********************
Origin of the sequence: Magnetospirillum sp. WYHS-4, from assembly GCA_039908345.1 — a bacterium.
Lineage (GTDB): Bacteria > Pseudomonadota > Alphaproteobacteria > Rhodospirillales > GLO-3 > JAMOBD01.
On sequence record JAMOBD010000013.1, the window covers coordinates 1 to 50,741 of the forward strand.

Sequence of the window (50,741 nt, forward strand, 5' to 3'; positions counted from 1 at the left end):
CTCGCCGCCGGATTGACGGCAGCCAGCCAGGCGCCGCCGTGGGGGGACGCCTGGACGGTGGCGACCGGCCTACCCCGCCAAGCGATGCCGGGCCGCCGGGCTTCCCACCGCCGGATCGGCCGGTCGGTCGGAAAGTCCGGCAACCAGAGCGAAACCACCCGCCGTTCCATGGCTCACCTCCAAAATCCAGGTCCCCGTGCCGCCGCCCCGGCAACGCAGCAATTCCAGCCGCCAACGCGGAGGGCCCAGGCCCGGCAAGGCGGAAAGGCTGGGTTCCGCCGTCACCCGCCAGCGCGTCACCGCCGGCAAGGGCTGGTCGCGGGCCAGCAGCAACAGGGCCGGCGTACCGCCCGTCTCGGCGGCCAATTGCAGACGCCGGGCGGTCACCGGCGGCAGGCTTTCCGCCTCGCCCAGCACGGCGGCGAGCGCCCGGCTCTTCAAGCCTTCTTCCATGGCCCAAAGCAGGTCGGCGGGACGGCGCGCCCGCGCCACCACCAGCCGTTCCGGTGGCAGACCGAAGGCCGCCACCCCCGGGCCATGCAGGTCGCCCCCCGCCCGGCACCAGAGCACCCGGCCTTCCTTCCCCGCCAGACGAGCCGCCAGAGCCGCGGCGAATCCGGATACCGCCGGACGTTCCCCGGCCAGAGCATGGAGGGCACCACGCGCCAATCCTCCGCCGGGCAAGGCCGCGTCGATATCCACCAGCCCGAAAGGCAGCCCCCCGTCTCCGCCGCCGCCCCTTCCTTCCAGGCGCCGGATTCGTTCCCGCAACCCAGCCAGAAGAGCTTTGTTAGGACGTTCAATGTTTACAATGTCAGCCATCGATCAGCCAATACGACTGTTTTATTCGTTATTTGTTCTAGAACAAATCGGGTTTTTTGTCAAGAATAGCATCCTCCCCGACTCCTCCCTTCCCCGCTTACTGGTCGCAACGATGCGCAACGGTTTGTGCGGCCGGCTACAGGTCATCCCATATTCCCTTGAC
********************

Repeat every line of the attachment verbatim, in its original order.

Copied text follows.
Origin of the sequence: Magnetospirillum sp. WYHS-4, from assembly GCA_039908345.1 — a bacterium.
Lineage (GTDB): Bacteria > Pseudomonadota > Alphaproteobacteria > Rhodospirillales > GLO-3 > JAMOBD01.
On sequence record JAMOBD010000013.1, the window covers coordinates 1 to 50,741 of the forward strand.

Sequence of the window (50,741 nt, forward strand, 5' to 3'; positions counted from 1 at the left end):
CTCGCCGCCGGATTGACGGCAGCCAGCCAGGCGCCGCCGTGGGGGGACGCCTGGACGGTGGCGACCGGCCTACCCCGCCAAGCGATGCCGGGCCGCCGGGCTTCCCACCGCCGGATCGGCCGGTCGGTCGGAAAGTCCGGCAACCAGAGCGAAACCACCCGCCGTTCCATGGCTCACCTCCAAAATCCAGGTCCCCGTGCCGCCGCCCCGGCAACGCAGCAATTCCAGCCGCCAACGCGGAGGGCCCAGGCCCGGCAAGGCGGAAAGGCTGGGTTCCGCCGTCACCCGCCAGCGCGTCACCGCCGGCAAGGGCTGGTCGCGGGCCAGCAGCAACAGGGCCGGCGTACCGCCCGTCTCGGCGGCCAATTGCAGACGCCGGGCGGTCACCGGCGGCAGGCTTTCCGCCTCGCCCAGCACGGCGGCGAGCGCCCGGCTCTTCAAGCCTTCTTCCATGGCCCAAAGCAGGTCGGCGGGACGGCGCGCCCGCGCCACCACCAGCCGTTCCGGTGGCAGACCGAAGGCCGCCACCCCCGGGCCATGCAGGTCGCCCCCCGCCCGGCACCAGAGCACCCGGCCTTCCTTCCCCGCCAGACGAGCCGCCAGAGCCGCGGCGAATCCGGATACCGCCGGACGTTCCCCGGCCAGAGCATGGAGGGCACCACGCGCCAATCCTCCGCCGGGCAAGGCCGCGTCGATATCCACCAGCCCGAAAGGCAGCCCCCCGTCTCCGCCGCCGCCCCTTCCTTCCAGGCGCCGGATTCGTTCCCGCAACCCAGCCAGAAGAGCTTTGTTAGGACGTTCAATGTTTACAATGTCAGCCATCGATCAGCCAATACGACTGTTTTATTCGTTATTTGTTCTAGAACAAATCGGGTTTTTTGTCAAGAATAGCATCCTCCCCGACTCCTCCCTTCCCCGCTTACTGGTCGCAACGATGCGCAACGGTTTGTGCGGCCGGCTACAGGTCATCCCATATTCCCTTGAC